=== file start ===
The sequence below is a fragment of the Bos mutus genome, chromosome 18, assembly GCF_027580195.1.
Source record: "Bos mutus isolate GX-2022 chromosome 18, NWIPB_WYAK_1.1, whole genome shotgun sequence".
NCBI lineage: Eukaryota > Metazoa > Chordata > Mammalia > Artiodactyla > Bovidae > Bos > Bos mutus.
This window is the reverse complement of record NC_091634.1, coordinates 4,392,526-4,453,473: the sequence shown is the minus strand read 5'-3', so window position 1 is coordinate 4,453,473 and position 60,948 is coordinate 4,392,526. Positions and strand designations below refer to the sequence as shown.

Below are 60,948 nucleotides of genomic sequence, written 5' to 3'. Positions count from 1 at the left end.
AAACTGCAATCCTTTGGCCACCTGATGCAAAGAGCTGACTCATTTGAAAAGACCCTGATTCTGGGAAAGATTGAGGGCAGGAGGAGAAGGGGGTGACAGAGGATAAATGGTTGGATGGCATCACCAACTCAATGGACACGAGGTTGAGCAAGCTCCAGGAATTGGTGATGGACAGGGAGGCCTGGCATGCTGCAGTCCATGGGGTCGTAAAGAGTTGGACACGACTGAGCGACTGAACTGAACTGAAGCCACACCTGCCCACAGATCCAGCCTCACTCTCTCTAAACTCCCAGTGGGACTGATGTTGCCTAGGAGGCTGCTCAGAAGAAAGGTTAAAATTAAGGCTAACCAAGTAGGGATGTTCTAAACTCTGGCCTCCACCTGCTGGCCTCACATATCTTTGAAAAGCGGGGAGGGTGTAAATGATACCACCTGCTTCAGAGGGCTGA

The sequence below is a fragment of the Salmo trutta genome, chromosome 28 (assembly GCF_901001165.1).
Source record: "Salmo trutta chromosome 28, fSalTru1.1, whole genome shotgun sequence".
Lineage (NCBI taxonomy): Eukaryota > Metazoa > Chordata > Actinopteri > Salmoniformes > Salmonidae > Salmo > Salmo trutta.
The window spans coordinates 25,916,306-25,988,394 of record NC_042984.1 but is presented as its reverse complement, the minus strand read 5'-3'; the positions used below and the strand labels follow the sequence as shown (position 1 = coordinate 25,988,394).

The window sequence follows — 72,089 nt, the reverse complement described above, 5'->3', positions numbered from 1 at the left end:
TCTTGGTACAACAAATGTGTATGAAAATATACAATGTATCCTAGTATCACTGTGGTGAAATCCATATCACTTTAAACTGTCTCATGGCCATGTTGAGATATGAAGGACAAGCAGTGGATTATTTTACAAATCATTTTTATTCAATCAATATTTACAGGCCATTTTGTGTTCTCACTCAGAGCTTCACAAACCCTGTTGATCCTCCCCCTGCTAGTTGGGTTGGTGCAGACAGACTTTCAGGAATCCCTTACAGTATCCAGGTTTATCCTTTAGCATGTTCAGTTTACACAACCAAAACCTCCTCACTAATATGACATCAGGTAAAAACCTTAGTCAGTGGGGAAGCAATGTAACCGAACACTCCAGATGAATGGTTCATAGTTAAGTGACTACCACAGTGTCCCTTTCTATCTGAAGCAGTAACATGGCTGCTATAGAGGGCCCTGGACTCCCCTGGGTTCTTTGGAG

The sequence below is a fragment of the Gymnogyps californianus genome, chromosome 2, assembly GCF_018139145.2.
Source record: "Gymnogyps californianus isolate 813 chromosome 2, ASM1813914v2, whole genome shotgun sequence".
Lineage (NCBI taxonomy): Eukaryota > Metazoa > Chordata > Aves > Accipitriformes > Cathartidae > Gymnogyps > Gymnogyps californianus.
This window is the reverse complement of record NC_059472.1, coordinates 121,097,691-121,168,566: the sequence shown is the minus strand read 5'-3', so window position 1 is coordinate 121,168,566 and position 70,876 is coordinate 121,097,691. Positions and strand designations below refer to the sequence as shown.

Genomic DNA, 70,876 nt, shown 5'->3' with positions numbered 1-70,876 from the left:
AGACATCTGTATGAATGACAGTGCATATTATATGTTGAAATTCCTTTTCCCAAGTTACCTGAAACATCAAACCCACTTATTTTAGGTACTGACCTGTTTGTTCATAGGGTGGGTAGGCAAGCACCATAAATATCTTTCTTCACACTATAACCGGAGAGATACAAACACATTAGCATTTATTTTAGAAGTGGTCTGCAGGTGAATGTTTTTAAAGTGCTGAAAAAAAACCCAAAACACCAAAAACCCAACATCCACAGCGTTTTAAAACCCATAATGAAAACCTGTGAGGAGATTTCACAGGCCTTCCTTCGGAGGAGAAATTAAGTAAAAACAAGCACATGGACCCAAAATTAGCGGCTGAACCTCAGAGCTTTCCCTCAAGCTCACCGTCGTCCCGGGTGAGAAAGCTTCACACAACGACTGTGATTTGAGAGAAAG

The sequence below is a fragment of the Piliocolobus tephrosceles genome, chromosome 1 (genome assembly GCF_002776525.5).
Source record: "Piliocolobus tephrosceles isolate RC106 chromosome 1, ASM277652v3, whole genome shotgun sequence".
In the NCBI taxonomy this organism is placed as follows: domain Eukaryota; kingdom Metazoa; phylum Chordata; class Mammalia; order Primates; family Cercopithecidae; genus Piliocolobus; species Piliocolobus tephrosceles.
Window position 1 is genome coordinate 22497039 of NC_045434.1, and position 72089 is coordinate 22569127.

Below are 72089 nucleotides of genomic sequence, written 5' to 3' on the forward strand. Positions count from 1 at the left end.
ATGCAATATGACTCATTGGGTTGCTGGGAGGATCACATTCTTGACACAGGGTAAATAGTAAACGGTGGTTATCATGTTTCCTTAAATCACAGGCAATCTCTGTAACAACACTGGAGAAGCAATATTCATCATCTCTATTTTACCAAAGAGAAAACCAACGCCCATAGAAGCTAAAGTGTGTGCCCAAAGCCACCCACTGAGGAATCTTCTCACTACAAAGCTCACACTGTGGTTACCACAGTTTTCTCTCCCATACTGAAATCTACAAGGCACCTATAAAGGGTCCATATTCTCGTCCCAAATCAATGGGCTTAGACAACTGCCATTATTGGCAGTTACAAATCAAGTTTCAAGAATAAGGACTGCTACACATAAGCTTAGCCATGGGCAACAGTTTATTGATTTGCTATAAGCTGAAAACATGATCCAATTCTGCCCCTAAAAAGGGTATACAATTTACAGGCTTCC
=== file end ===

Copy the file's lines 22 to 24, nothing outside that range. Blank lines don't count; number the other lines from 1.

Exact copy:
Window position 1 is genome coordinate 22497039 of NC_045434.1, and position 72089 is coordinate 22569127.

Below are 72089 nucleotides of genomic sequence, written 5' to 3' on the forward strand. Positions count from 1 at the left end.
ATGCAATATGACTCATTGGGTTGCTGGGAGGATCACATTCTTGACACAGGGTAAATAGTAAACGGTGGTTATCATGTTTCCTTAAATCACAGGCAATCTCTGTAACAACACTGGAGAAGCAATATTCATCATCTCTATTTTACCAAAGAGAAAACCAACGCCCATAGAAGCTAAAGTGTGTGCCCAAAGCCACCCACTGAGGAATCTTCTCACTACAAAGCTCACACTGTGGTTACCACAGTTTTCTCTCCCATACTGAAATCTACAAGGCACCTATAAAGGGTCCATATTCTCGTCCCAAATCAATGGGCTTAGACAACTGCCATTATTGGCAGTTACAAATCAAGTTTCAAGAATAAGGACTGCTACACATAAGCTTAGCCATGGGCAACAGTTTATTGATTTGCTATAAGCTGAAAACATGATCCAATTCTGCCCCTAAAAAGGGTATACAATTTACAGGCTTCC